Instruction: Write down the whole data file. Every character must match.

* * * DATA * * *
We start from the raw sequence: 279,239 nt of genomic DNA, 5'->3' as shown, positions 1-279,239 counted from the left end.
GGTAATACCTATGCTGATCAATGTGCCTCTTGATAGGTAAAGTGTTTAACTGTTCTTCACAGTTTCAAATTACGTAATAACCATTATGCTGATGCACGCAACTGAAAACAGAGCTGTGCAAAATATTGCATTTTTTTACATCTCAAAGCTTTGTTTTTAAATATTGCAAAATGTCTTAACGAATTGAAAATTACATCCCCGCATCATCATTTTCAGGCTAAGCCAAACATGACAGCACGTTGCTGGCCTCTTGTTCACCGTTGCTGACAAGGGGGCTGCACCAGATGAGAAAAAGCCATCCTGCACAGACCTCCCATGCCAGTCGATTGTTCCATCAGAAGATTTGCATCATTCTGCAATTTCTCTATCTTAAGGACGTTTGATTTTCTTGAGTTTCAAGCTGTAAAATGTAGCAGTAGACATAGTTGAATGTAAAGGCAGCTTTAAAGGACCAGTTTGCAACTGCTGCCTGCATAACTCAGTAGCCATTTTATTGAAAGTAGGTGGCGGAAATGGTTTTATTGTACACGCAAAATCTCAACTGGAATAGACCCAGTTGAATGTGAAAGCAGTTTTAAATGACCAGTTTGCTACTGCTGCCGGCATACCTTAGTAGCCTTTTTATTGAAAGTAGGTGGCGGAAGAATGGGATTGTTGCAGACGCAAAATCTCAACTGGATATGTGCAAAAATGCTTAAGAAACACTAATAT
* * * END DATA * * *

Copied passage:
We start from the raw sequence: 279,239 nt of genomic DNA, 5'->3' as shown, positions 1-279,239 counted from the left end.
GGTAATACCTATGCTGATCAATGTGCCTCTTGATAGGTAAAGTGTTTAACTGTTCTTCACAGTTTCAAATTACGTAATAACCATTATGCTGATGCACGCAACTGAAAACAGAGCTGTGCAAAATATTGCATTTTTTTACATCTCAAAGCTTTGTTTTTAAATATTGCAAAATGTCTTAACGAATTGAAAATTACATCCCCGCATCATCATTTTCAGGCTAAGCCAAACATGACAGCACGTTGCTGGCCTCTTGTTCACCGTTGCTGACAAGGGGGCTGCACCAGATGAGAAAAAGCCATCCTGCACAGACCTCCCATGCCAGTCGATTGTTCCATCAGAAGATTTGCATCATTCTGCAATTTCTCTATCTTAAGGACGTTTGATTTTCTTGAGTTTCAAGCTGTAAAATGTAGCAGTAGACATAGTTGAATGTAAAGGCAGCTTTAAAGGACCAGTTTGCAACTGCTGCCTGCATAACTCAGTAGCCATTTTATTGAAAGTAGGTGGCGGAAATGGTTTTATTGTACACGCAAAATCTCAACTGGAATAGACCCAGTTGAATGTGAAAGCAGTTTTAAATGACCAGTTTGCTACTGCTGCCGGCATACCTTAGTAGCCTTTTTATTGAAAGTAGGTGGCGGAAGAATGGGATTGTTGCAGACGCAAAATCTCAACTGGATATGTGCAAAAATGCTTAAGAAACACTAATAT